Catherine Wheatley: Congratulations on Killers of the Flower Moon winning the Sight and Sound Critics’ Poll for the best film of 2023. Were you pleased to hear the news?
Lily Gladstone: Oh, I’m just so happy. Everybody poured so much into it. It was such a labour of love for everyone. And when I was watching it, it really, truly felt like one of the most epic films I’ve ever seen. I think it achieved what I was hoping it would, in that it felt like one of the great films of the 30s, 40s, 50s. Back then native peoples were relegated to being the bloodthirsty savage – and now we have Mollie. People just fell in love with Mollie Burkhart. And that had the impact that we were hoping for.
Obviously, the response among international critics has been terrific. Do you have any sense of how the response to the film has been among the Native American community? I saw your tweet warning certain audiences to exercise caution about watching the film. What’s the feedback been like?
It’s mattered most to me what Osage people, especially the descendants of the victims and the survivors of the Reign of Terror, felt about the film. The response has been really overwhelmingly positive from everything that I’ve seen. We had an Osage premiere, exclusively for the Nation, before the strike, which was such a blessing. It was the last time that all of us were able to get together until the strike lifted.
One response that really, really stands out to me was Everett Waller’s, who plays assistant chief Paul Red Eagle in the film. He has that exceptional monologue in the middle, talking about how we didn’t ask for the good life, we just asked for life. Everett has a huge presence. He’s such a strong man. And he was just speechless afterwards. He came up to me and he was wiping tears out of his eyes. And he just said it was perfect. That was a wonderful moment.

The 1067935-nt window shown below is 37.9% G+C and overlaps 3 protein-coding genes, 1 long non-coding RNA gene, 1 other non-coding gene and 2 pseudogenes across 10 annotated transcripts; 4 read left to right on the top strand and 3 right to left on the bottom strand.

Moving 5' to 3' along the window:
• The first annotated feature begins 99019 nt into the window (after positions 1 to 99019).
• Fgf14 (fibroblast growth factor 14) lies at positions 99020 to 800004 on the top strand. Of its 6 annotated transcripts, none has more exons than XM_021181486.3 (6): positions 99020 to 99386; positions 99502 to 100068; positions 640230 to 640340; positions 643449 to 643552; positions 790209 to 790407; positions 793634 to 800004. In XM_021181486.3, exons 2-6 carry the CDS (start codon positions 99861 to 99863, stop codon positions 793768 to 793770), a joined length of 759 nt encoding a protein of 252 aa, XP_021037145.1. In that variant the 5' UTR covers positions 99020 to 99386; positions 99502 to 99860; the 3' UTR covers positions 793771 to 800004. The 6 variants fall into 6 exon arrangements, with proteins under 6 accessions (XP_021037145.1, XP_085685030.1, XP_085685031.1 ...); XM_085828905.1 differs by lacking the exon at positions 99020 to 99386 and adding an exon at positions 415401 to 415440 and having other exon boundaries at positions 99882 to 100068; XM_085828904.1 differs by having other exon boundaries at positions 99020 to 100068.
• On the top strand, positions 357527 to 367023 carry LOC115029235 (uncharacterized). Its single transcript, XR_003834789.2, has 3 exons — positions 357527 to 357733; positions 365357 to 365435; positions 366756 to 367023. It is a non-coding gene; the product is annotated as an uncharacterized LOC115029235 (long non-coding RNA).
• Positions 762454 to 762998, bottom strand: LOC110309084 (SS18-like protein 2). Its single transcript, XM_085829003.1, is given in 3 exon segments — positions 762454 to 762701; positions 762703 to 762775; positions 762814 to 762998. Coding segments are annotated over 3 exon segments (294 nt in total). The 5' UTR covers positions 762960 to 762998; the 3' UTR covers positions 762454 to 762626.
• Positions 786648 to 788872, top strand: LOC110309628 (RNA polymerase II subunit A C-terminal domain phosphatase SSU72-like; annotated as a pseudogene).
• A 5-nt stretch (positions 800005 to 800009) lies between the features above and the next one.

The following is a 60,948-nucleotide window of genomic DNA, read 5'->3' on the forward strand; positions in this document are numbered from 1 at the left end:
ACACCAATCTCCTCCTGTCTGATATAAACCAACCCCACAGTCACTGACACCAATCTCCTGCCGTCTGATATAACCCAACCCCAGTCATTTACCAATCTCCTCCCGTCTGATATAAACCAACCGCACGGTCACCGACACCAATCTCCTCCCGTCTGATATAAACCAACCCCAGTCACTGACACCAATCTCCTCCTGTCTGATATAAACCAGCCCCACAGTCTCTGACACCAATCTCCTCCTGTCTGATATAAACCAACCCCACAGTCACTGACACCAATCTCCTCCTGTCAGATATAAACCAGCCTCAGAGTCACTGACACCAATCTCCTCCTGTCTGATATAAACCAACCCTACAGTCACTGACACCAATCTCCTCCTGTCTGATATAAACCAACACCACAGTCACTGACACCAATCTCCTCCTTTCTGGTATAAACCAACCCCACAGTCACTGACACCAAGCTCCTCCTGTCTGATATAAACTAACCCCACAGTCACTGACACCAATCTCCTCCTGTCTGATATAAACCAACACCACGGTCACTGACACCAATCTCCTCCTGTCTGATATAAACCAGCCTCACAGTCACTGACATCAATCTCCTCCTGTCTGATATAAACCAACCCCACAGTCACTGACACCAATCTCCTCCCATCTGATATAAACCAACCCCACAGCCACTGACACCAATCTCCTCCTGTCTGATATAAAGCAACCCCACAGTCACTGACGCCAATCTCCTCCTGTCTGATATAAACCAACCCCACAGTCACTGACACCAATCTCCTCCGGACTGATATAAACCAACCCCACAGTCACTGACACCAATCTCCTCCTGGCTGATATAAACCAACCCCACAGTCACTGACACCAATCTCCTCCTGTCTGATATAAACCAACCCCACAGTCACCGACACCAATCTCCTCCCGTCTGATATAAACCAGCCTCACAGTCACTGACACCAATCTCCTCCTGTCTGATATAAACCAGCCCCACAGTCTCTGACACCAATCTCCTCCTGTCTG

As far as my tweet was concerned, that also came from a lot of conversation that took place after the Osage screening. There were resource lists that were blasted around at the time that the film premiered by established organisations in Indian country, like IllumiNative, but they didn’t have a whole lot of interaction. And I had already been having those conversations with people in the community. Osage women particularly were so grateful they were able to see the film with their families and with other people. Because they’re not certain they would’ve been able to do it alone.
Watching it with a broad audience sometimes can be a really difficult thing. Some of my closest friends have gone back to a cinema to see it by themselves without community. And they say the experience is entirely different because you’re in an audience with anybody: people who are commenting about the length, people who are laughing. Perhaps they’re laughing out of discomfort. But if you’re watching a traumatic event from your history and you hear that, it feels like they’re laughing at you.